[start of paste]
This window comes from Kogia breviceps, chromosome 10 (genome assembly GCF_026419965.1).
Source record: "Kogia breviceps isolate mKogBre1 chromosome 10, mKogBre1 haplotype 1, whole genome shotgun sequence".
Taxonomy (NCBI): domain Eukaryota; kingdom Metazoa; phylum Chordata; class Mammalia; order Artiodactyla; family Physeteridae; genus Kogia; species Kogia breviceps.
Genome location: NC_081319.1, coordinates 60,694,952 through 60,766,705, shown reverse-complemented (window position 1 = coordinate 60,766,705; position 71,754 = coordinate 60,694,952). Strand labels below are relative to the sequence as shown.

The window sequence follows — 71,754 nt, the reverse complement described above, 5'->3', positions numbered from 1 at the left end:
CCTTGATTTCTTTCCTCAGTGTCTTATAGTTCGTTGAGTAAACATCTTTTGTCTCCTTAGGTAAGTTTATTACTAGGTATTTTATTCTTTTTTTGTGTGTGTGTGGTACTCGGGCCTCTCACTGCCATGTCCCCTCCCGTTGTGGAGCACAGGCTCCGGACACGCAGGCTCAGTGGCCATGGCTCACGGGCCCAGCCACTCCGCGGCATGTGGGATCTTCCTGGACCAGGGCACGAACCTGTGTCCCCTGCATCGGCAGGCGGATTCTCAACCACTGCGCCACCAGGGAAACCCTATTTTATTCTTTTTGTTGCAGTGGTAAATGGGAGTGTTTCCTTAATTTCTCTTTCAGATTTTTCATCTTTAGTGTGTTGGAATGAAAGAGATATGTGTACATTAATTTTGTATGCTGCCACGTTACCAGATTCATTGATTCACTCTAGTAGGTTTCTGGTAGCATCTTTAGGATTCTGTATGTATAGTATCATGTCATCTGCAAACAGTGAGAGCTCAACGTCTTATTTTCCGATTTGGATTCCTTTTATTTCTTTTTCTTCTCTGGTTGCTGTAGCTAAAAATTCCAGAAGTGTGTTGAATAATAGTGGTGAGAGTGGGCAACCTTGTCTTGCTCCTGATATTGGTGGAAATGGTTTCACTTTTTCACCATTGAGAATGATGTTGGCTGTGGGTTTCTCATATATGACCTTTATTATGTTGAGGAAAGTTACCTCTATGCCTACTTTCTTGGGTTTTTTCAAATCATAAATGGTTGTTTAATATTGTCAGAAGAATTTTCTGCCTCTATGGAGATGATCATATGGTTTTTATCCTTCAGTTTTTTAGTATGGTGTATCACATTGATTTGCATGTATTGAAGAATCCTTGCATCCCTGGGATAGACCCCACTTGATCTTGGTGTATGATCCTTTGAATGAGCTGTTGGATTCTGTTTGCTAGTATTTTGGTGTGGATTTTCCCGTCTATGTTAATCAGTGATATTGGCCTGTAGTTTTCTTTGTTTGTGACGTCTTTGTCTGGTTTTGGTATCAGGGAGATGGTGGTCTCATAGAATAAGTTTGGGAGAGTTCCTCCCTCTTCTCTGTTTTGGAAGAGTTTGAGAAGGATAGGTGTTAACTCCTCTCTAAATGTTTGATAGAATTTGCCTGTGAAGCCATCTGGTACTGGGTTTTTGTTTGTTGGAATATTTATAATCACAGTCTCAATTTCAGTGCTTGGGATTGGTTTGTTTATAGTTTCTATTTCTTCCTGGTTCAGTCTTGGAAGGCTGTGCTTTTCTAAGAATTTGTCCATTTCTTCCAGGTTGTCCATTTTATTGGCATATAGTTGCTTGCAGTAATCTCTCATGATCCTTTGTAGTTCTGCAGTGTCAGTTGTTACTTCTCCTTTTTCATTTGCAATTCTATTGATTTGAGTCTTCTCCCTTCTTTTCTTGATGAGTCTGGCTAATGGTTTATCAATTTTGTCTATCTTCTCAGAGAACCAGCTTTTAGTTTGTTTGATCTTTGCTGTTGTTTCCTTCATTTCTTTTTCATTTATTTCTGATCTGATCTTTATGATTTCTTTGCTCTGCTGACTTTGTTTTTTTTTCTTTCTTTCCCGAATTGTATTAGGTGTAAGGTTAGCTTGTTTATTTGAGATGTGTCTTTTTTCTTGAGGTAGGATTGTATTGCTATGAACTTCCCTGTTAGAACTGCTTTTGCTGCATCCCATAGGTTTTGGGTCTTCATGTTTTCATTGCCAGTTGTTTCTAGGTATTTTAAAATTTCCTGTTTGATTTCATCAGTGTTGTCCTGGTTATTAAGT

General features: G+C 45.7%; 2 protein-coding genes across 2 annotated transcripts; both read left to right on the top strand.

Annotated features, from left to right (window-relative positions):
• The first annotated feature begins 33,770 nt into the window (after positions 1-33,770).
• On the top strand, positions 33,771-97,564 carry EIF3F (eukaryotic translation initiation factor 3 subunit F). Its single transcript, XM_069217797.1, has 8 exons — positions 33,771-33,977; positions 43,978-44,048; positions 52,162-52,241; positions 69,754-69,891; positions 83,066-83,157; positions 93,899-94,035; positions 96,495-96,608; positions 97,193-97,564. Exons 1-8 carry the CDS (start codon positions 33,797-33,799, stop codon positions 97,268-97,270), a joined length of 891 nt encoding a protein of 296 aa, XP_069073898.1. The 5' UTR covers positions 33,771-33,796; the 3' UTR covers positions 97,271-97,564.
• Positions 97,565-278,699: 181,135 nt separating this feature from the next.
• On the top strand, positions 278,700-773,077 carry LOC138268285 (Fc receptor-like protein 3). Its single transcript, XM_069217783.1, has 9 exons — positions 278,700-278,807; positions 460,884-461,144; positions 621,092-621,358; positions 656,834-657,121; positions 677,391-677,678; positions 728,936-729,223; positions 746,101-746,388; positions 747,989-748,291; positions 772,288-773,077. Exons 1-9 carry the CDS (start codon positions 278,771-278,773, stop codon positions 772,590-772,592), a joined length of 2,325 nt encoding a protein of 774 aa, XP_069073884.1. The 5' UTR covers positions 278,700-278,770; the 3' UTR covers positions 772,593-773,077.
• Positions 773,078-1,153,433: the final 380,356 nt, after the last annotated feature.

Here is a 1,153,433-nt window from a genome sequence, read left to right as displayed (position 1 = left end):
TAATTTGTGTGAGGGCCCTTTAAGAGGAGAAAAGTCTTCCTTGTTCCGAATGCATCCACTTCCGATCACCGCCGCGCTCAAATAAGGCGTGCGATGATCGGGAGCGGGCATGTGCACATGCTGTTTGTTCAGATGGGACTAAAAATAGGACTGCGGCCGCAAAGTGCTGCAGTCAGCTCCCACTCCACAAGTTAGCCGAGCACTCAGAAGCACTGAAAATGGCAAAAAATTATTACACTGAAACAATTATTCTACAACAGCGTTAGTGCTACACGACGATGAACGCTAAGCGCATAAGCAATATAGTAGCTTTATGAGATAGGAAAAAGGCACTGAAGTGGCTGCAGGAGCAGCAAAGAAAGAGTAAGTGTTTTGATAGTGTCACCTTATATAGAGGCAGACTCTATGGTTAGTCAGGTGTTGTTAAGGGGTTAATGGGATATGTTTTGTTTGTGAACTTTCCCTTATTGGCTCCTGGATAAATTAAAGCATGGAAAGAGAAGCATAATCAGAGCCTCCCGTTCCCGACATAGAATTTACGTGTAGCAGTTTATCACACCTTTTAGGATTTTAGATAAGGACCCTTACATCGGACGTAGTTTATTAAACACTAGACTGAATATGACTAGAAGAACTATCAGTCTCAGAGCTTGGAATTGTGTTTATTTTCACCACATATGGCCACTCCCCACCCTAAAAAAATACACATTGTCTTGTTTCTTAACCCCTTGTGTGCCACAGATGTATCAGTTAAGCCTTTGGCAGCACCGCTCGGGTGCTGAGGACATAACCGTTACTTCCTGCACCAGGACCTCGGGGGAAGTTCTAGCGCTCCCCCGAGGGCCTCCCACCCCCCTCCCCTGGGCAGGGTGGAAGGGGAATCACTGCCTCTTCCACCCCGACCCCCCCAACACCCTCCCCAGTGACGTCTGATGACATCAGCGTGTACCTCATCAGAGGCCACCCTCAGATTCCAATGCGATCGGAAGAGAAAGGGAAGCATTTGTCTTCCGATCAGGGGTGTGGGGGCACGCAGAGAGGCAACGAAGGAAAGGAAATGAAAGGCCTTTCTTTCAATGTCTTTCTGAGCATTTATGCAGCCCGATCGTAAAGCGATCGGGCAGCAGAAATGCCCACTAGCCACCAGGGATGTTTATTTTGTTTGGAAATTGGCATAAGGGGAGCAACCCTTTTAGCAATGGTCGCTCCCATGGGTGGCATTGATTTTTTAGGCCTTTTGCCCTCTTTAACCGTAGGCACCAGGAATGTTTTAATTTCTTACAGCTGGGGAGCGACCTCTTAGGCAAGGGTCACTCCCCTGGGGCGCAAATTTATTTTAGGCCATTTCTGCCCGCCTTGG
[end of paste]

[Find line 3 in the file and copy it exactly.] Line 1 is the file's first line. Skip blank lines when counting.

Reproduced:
Taxonomy (NCBI): domain Eukaryota; kingdom Metazoa; phylum Chordata; class Mammalia; order Artiodactyla; family Physeteridae; genus Kogia; species Kogia breviceps.